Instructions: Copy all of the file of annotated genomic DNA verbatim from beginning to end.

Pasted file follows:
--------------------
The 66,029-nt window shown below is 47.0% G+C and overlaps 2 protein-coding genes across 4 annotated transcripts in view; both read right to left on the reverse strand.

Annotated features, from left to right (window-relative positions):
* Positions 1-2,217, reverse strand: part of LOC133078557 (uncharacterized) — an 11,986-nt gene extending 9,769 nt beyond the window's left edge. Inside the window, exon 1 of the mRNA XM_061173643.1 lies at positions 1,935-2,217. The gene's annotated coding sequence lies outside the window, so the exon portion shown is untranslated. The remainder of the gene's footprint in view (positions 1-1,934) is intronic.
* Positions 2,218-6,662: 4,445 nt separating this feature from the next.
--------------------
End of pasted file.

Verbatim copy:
The 66,029-nt window shown below is 47.0% G+C and overlaps 2 protein-coding genes across 4 annotated transcripts in view; both read right to left on the reverse strand.

Annotated features, from left to right (window-relative positions):
* Positions 1-2,217, reverse strand: part of LOC133078557 (uncharacterized) — an 11,986-nt gene extending 9,769 nt beyond the window's left edge. Inside the window, exon 1 of the mRNA XM_061173643.1 lies at positions 1,935-2,217. The gene's annotated coding sequence lies outside the window, so the exon portion shown is untranslated. The remainder of the gene's footprint in view (positions 1-1,934) is intronic.
* Positions 2,218-6,662: 4,445 nt separating this feature from the next.